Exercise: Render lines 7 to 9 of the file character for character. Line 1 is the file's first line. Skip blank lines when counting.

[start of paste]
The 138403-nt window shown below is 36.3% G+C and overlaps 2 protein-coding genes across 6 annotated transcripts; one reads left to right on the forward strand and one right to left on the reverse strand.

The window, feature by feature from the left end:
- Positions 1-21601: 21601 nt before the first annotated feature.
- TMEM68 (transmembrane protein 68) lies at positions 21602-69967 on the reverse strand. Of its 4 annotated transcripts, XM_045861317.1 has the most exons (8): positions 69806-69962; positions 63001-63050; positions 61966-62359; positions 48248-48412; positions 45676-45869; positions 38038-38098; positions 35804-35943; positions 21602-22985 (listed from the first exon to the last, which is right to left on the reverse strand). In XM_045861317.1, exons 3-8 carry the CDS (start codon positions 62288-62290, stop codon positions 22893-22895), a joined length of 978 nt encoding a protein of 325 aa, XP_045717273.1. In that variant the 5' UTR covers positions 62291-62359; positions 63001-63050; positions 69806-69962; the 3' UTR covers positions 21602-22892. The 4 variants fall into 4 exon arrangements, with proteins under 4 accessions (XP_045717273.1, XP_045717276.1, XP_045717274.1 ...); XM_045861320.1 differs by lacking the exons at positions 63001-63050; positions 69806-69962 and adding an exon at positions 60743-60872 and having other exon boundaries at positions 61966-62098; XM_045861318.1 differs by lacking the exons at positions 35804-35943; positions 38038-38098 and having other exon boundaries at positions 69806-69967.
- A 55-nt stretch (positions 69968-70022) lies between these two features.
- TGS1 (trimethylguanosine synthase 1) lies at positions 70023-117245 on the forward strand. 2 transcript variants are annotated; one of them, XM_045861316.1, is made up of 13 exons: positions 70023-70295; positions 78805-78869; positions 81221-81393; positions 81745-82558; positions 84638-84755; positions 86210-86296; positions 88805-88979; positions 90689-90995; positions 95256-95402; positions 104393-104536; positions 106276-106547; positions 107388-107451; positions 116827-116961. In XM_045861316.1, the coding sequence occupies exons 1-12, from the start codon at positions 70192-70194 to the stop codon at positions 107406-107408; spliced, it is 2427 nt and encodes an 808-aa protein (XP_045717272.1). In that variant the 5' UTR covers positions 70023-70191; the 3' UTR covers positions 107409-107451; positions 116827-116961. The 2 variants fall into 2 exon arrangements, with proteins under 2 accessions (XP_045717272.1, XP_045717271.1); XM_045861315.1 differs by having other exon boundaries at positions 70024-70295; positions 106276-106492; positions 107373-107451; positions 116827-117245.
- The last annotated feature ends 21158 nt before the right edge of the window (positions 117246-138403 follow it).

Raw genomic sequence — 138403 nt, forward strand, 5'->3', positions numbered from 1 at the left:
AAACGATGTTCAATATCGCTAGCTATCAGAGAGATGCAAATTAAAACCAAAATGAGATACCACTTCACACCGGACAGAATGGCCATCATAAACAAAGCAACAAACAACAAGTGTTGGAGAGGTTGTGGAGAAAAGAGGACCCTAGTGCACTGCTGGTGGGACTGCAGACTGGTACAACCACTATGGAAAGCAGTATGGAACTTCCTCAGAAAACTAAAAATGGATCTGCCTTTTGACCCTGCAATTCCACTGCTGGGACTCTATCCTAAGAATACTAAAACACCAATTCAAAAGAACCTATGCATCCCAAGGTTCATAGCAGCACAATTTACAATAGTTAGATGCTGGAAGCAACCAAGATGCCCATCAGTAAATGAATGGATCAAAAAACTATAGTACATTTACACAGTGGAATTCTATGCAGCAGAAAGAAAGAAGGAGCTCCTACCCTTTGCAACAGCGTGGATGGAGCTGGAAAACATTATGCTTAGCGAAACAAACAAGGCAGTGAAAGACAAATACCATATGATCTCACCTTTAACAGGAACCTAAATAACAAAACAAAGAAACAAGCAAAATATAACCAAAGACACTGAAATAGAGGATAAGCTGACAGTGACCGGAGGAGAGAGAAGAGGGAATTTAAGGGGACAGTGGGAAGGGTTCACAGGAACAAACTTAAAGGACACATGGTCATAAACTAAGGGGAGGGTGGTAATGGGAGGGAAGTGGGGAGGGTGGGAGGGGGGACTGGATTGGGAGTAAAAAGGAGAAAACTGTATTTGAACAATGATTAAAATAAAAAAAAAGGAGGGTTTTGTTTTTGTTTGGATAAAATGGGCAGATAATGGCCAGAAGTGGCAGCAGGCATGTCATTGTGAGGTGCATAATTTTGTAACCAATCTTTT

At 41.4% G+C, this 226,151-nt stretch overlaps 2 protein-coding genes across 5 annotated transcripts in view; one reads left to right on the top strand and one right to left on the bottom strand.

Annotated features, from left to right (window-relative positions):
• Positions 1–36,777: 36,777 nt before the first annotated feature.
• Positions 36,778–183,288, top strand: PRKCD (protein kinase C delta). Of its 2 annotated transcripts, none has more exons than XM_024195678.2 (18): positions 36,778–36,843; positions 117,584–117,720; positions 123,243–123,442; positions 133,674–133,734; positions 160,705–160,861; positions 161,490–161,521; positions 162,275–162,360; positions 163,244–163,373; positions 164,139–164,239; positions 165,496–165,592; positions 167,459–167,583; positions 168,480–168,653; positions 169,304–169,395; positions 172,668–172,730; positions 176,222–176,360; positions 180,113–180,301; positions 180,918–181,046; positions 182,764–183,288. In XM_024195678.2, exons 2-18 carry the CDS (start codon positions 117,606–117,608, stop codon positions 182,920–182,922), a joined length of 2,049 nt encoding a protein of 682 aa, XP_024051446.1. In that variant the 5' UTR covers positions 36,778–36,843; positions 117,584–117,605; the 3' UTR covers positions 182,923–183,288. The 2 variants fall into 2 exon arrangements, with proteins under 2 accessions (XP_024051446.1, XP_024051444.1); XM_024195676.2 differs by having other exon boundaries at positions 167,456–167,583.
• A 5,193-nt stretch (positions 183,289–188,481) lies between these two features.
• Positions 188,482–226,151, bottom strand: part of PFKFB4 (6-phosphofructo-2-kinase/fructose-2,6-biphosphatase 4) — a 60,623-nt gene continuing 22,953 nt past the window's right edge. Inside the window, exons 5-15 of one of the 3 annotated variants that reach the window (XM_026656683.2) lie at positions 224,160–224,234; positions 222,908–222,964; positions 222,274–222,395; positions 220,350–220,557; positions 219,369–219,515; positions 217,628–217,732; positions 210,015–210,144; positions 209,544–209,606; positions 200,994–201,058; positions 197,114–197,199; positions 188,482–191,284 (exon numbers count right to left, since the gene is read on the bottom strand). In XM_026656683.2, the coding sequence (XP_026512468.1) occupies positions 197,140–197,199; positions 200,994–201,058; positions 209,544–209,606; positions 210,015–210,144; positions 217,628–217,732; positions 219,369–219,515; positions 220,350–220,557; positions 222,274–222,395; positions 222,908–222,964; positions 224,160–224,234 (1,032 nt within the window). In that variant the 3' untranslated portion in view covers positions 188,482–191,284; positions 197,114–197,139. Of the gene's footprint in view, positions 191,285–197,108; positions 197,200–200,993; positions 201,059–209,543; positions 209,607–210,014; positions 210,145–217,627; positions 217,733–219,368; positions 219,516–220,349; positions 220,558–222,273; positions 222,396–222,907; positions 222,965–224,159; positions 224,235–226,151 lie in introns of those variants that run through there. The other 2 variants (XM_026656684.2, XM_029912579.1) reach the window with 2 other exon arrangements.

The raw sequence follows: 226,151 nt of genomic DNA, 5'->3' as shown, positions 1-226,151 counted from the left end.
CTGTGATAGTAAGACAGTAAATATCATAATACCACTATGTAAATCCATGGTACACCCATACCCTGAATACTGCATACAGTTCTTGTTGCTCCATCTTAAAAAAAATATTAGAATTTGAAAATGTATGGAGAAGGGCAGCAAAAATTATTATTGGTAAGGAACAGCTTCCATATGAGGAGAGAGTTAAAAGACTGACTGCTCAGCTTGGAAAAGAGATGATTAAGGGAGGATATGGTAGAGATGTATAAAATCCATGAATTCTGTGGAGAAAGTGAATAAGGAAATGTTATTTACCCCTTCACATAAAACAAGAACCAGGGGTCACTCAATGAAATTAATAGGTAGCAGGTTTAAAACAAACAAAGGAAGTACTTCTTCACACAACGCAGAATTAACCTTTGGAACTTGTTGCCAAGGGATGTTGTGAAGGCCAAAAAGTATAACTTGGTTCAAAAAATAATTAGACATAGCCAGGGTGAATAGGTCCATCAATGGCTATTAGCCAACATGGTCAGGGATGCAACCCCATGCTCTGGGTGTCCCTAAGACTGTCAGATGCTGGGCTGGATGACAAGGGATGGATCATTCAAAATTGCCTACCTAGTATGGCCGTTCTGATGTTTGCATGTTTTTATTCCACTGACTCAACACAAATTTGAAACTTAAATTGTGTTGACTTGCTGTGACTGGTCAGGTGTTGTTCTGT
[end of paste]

- The last annotated feature ends 21158 nt before the right edge of the window (positions 117246-138403 follow it).

Raw genomic sequence — 138403 nt, forward strand, 5'->3', positions numbered from 1 at the left:
AAACGATGTTCAATATCGCTAGCTATCAGAGAGATGCAAATTAAAACCAAAATGAGATACCACTTCACACCGGACAGAATGGCCATCATAAACAAAGCAACAAACAACAAGTGTTGGAGAGGTTGTGGAGAAAAGAGGACCCTAGTGCACTGCTGGTGGGACTGCAGACTGGTACAACCACTATGGAAAGCAGTATGGAACTTCCTCAGAAAACTAAAAATGGATCTGCCTTTTGACCCTGCAATTCCACTGCTGGGACTCTATCCTAAGAATACTAAAACACCAATTCAAAAGAACCTATGCATCCCAAGGTTCATAGCAGCACAATTTACAATAGTTAGATGCTGGAAGCAACCAAGATGCCCATCAGTAAATGAATGGATCAAAAAACTATAGTACATTTACACAGTGGAATTCTATGCAGCAGAAAGAAAGAAGGAGCTCCTACCCTTTGCAACAGCGTGGATGGAGCTGGAAAACATTATGCTTAGCGAAACAAACAAGGCAGTGAAAGACAAATACCATATGATCTCACCTTTAACAGGAACCTAAATAACAAAACAAAGAAACAAGCAAAATATAACCAAAGACACTGAAATAGAGGATAAGCTGACAGTGACCGGAGGAGAGAGAAGAGGGAATTTAAGGGGACAGTGGGAAGGGTTCACAGGAACAAACTTAAAGGACACATGGTCATAAACTAAGGGGAGGGTGGTAATGGGAGGGAAGTGGGGAGGGTGGGAGGGGGGACTGGATTGGGAGTAAAAAGGAGAAAACTGTATTTGAACAATGATTAAAATAAAAAAAAAGGAGGGTTTTGTTTTTGTTTGGATAAAATGGGCAGATAATGGCCAGAAGTGGCAGCAGGCATGTCATTGTGAGGTGCATAATTTTGTAACCAATCTTTT